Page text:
Our Technical Support Portal has changed as we have moved to a new platform. Please visit support.quark.com to access your support tickets or to log a new ticket with us. All our existing customers should look for an email from firstname.lastname@example.org for activation of their New Support Account. If you face any difficulty in accessing the new portal, please write to us at email@example.com
Background: When a file is open for writing and a system or application event occurs that interrupts the reading, verification, or saving of a file, the internal file information can become damaged. This alert is one of several that indicate that a file has been damaged (other errors include End of File error encountered and I/O error when reading/writing to disk). Damage at this level is very difficult to overcome. The Bad File Format [-70] error means that the internal data of the file is either damaged or part of the file is missing. Usually, this kind of damage results when the file was incompletely saved or a system failure occurred while the file was being saved.
Any number of variables can cause file damage. Most damaged files are the result of an incomplete save. An incomplete save may occur if the application unexpectedly quits, the system fails while saving a project, or if the network goes down while saving a project to a network drive. Files can become damaged if you save a project to damaged media, or if the media becomes corrupted at a later point in time. Depending on the degree of damage, you may or may not be able to recover the project.
When a Bad File Format error occurs, you may be able to recover it. Following are some suggestions for file recovery.
On Windows, check the file size of the document in the File Manager, in Windows Explorer, or by right-clicking the file and choosing Properties.
If you had the Auto Save option turned on in the Application preferences (Go to QuarkXPress > Preferences and select the Save pane), you can try opening the Auto Saved document in QuarkXPress. In Windows, you need to rename the .asv file to .qxp and try to open it in the application.
Try opening the project in Microsoft® Word; using the Open all Files option. If the document opens in Microsoft Word, this may open and bring all the text in as raw text along with QuarkXPress project code. However, in most cases all formatting and style information will be lost.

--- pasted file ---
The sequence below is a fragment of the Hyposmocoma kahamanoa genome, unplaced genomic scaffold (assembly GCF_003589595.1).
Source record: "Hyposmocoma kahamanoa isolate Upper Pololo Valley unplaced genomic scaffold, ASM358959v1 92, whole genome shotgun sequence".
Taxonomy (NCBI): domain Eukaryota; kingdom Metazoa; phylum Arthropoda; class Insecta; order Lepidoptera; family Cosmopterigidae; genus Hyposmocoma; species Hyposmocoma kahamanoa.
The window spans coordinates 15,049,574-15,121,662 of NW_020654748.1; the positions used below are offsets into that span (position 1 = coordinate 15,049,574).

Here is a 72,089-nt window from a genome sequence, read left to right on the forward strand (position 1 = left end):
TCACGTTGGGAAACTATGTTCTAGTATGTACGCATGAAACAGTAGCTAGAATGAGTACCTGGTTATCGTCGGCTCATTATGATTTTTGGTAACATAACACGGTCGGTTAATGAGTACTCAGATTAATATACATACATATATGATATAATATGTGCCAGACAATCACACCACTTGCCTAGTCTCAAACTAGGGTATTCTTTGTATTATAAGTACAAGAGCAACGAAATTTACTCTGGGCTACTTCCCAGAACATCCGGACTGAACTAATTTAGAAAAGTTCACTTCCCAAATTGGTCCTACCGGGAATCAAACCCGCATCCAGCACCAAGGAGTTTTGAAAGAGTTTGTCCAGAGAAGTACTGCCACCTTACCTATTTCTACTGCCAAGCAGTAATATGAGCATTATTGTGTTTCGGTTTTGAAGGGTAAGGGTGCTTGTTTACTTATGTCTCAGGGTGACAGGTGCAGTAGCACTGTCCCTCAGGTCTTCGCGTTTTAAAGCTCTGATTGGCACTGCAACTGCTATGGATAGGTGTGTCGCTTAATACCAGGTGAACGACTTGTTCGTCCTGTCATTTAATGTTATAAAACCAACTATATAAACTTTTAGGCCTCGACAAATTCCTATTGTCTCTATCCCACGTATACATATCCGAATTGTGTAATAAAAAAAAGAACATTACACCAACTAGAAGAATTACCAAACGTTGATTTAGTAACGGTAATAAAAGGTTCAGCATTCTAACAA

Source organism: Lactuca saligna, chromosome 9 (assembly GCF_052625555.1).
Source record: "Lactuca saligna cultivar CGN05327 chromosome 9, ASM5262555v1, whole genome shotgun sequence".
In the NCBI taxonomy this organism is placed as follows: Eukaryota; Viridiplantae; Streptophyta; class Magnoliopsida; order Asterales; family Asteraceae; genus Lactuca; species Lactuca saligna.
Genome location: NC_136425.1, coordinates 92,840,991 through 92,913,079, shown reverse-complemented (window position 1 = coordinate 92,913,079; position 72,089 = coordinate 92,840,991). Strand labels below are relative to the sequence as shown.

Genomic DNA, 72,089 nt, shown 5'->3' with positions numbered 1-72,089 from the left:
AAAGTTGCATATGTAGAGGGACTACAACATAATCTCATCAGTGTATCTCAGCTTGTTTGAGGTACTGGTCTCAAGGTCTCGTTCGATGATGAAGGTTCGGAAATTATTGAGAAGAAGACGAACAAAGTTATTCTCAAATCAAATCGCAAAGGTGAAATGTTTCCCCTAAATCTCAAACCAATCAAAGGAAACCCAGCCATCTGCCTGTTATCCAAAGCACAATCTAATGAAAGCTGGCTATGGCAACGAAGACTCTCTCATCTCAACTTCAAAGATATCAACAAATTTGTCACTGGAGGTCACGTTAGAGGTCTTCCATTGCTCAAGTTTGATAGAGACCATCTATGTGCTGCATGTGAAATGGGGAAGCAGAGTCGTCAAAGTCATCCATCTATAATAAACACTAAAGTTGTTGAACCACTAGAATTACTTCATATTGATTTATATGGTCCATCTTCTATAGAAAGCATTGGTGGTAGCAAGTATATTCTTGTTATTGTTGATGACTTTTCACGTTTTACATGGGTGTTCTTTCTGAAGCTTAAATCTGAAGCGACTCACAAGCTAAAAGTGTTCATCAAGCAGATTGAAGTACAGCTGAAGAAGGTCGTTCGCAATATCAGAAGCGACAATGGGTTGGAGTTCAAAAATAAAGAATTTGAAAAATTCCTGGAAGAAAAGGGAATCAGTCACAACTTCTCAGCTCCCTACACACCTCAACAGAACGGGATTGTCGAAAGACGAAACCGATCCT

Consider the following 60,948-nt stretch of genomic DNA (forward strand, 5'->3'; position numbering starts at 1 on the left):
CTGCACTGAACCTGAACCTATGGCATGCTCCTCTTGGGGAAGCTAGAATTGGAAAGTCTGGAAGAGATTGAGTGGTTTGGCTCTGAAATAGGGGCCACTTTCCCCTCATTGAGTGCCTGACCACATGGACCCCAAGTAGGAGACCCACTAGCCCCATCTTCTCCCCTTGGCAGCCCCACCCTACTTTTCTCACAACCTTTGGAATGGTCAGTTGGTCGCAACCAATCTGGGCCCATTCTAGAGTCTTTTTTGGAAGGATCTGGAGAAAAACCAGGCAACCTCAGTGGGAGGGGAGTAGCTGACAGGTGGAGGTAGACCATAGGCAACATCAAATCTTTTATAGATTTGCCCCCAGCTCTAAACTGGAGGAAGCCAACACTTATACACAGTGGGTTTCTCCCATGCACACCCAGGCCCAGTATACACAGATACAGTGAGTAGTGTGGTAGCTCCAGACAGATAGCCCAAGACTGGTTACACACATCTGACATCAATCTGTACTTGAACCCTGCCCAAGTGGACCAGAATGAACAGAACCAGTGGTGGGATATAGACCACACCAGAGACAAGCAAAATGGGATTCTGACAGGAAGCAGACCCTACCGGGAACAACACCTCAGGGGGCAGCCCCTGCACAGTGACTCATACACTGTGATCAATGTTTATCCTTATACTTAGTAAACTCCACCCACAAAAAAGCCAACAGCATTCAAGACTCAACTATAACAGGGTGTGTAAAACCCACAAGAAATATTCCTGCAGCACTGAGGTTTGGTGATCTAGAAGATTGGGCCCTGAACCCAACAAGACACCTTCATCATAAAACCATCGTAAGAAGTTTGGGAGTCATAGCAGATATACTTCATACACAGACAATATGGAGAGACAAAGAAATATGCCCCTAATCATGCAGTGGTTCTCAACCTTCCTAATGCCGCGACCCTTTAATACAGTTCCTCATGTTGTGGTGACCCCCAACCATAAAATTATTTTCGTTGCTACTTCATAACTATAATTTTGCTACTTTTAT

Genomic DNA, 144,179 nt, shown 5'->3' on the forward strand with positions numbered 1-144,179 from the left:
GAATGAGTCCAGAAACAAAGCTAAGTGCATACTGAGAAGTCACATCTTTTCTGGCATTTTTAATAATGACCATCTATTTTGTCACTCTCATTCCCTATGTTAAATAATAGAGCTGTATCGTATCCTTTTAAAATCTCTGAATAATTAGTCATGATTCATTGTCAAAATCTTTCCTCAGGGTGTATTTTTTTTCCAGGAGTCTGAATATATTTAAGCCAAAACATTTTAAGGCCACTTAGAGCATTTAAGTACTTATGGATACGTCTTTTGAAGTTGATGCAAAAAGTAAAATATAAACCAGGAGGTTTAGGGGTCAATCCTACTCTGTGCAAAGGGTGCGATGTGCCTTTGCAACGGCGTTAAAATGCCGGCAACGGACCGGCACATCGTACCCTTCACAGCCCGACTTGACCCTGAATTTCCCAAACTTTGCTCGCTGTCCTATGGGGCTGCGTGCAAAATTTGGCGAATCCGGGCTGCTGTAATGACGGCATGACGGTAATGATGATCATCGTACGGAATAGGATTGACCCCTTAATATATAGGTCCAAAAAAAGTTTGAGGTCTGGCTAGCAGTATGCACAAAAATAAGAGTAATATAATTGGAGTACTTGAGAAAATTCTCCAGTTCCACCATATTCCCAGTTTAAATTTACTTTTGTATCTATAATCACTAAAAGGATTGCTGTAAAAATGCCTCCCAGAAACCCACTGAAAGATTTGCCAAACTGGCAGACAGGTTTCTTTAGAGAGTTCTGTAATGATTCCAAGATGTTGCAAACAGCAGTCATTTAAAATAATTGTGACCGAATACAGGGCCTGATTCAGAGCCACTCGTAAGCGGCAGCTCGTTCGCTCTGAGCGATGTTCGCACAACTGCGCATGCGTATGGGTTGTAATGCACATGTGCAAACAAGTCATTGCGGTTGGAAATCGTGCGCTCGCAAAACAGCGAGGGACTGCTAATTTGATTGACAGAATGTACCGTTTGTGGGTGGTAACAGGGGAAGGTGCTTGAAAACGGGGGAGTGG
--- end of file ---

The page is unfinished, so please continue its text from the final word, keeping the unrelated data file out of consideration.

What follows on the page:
On Mac OS X only, there is a utility that may be able to recover the document with the formatting and layout intact. Markztools, a file recovery tool specifically built by Markzware to recover undamaged parts of otherwise damaged QuarkXPress projects, can sometimes recover crucial project or layout components, depending on the nature of the damage. You can contact Markzware at 800.300.3532 or at: www.markzware.com.
Auto Backup - The use of Auto Backup is recommended so all work will not be lost. If you have a project that has become damaged, you can revert to a backup version of the project if you have Auto-Backup ON.
On Windows, it is a good idea to keep your hard drive free of Temp files and to run ScanDisk and Defrag on a weekly basis.
Look for recurring problems that are being fixed each time on either platform. In addition, check your hard drive and defragment, if necessary. Furthermore, while very effective QuarkXPress project workflows today often use projects and resources stored on server volumes, be aware that doing so can introduce network or server variables that can contribute to any file instability issues. In a case where you suspect network variables as a possible contributor to a problem, you may want to temporarily save to your local hard drive until you have resolved any network or server related problems you have identified.